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Lessons from the Great Lakes Region on reaching circularity at scale

In order to be circular, companies must form partnerships with other companies and organization that can assist in closing the loop.

Closeup of Great Lakes Regions on a map

 The Great Lakes Region in the U.S. spans Illinois, Indiana, Michigan, Minnesota, Ohio, and Wisconsin. Photo by RHIMAGE.

As the COVID-19 pandemic highlights the need for sustainable approaches to economic development, the concept of a circular economy is gaining mainstream attention. Earlier this year, the U.S. Chamber of Commerce Foundation released a new study that reveals significant economic and environmental benefits for embracing a circular economy in the Great Lakes region. The research findings serve as an important blueprint as business and government leaders look for ways to address COVID-19 induced resource constraints and reach circularity at scale. 

The moment

The events of the past seven months have disrupted society and forced a deep reexamination of how we operate. In many instances, rather than distracting from existing circularity efforts, this period of disruption has further validated the merits of a circular economy. Maintaining a robust pipeline of recycled materials as manufacturing inputs has provided much needed supply relief in resource-constrained scenarios. Additionally, amid sweeping concerns for racial and social equity, transitioning to a circular economy can reduce the need for dated waste processing mechanisms that disproportionately affect communities of color, and simultaneously provide a significant job source for underemployed populations.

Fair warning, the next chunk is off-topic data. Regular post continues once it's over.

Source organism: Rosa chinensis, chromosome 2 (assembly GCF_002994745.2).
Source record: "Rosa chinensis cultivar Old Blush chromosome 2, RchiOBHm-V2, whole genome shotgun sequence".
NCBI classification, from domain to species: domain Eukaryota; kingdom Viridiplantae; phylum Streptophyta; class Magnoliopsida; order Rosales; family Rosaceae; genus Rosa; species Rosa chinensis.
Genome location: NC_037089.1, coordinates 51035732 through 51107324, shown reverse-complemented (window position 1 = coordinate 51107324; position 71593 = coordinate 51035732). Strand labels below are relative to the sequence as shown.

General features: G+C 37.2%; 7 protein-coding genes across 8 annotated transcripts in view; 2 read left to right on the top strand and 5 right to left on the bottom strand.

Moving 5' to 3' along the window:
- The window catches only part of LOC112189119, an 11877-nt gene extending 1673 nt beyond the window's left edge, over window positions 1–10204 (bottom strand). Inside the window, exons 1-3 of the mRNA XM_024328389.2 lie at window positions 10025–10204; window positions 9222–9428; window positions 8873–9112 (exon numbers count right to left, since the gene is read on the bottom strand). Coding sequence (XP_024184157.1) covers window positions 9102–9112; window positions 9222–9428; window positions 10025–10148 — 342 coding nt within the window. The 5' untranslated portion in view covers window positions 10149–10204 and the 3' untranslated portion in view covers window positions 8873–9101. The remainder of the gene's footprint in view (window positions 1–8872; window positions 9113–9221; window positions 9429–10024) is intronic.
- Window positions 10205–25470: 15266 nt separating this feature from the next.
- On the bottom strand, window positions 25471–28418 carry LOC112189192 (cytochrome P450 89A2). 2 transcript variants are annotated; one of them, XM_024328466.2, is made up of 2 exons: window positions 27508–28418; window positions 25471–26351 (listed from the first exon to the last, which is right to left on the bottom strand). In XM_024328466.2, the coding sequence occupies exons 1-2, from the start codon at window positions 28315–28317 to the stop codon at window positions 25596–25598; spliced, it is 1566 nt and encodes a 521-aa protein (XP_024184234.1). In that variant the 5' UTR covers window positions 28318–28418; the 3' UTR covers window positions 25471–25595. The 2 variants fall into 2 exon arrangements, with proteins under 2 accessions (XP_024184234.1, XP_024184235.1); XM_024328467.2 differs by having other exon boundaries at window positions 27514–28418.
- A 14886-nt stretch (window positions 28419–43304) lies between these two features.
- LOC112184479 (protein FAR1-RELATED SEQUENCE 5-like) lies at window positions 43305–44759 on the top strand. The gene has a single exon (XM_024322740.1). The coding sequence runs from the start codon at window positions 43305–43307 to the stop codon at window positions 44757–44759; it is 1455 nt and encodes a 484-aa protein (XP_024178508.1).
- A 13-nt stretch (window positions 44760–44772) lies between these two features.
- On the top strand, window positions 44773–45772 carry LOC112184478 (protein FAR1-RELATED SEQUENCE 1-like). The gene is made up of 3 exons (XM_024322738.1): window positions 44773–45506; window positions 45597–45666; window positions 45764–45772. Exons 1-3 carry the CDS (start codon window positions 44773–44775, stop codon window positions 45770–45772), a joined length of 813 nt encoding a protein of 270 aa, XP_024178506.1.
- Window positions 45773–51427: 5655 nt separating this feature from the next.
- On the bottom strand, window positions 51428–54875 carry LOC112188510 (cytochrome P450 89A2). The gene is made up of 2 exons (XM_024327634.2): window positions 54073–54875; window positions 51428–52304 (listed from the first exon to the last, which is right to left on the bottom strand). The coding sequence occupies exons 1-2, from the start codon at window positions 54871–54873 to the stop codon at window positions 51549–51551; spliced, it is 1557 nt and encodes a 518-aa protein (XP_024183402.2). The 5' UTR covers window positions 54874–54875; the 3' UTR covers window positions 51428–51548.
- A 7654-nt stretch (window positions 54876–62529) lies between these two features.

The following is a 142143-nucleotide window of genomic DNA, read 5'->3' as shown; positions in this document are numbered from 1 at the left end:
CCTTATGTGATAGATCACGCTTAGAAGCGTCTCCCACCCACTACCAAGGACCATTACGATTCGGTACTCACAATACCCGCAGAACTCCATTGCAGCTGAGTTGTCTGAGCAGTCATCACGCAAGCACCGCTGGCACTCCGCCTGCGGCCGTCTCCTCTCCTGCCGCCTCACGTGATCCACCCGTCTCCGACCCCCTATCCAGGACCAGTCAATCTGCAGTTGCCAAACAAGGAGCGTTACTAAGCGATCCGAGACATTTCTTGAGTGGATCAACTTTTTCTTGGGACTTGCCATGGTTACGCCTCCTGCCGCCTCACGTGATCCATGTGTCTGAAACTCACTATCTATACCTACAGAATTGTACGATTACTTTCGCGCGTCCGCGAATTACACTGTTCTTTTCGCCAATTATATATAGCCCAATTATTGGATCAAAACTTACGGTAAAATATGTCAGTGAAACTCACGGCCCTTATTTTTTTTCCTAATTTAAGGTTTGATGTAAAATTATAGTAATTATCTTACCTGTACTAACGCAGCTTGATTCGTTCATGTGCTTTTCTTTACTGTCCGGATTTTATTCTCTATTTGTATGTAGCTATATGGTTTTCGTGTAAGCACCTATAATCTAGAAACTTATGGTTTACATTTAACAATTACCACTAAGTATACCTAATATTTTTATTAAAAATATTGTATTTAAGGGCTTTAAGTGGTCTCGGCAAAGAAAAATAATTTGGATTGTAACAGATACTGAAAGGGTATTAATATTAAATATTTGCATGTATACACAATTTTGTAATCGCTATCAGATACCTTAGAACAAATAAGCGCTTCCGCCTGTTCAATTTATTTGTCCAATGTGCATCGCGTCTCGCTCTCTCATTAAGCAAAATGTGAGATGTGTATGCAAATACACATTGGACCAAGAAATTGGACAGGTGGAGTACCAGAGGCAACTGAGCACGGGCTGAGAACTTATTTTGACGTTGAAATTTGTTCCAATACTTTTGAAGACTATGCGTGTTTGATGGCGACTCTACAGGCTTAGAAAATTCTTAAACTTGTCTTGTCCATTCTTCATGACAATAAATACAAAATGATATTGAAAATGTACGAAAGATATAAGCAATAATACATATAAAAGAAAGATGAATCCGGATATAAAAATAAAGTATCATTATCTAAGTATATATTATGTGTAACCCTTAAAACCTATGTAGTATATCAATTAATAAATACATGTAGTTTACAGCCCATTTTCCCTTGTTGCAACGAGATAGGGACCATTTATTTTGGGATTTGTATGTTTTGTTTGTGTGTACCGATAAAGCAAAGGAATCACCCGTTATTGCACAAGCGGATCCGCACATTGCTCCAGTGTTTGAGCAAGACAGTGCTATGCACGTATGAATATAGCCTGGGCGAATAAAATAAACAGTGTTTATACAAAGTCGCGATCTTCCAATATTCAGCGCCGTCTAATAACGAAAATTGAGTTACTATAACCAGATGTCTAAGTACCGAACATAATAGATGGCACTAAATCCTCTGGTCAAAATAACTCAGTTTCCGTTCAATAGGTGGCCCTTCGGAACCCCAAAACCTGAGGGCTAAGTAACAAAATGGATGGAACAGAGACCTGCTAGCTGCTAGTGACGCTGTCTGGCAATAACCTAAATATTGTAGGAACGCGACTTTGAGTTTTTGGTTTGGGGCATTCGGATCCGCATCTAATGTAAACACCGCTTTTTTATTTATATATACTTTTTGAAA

As our new normal prompts companies and decision makers to take concrete steps toward a circular transition, the U.S. Chamber of Commerce Foundation’s study "Creating a Circular Economy in the Great Lakes Region" has even more relevance. The research reveals significant economic and environmental benefits for embracing a circular economy in one of the major industrial and manufacturing regions of North America. By adopting circular practices, the Great Lakes Region can save up to $5 billion and cut carbon emissions by up to 120 million tons — the equivalent of taking 25.5 million passenger cars off the road for a year. 

Our approach

The report focuses on three heavily used materials — steel, plastics, and pulp and paper — to measure the impact of circular business practices. What is most encouraging is that these practices are not far-off technologies or infeasible business model shifts. The scale required to accomplish circularity in these three industries is indeed significant given the necessary infrastructure adjustments and range of stakeholders that must be activated, from designing different ways to use reconstituted material into end-products, to configuring more effective material return schemes. But we no longer have to wait to get to circularity. Whether it’s reducing copper contamination and switching to more secondary steel use in manufacturing, bolstering both mechanical and chemical recycling capabilities for plastics, or using lignin as a functional product and optimizing the end use of waste byproducts in pulp and paper manufacturing, these mechanisms are all within current reach of stakeholders.

Creating the economic and environmental case for the circular economy in regions across North America can put us on a path toward reduced waste, increased value from products and reduced levels of harmful emissions.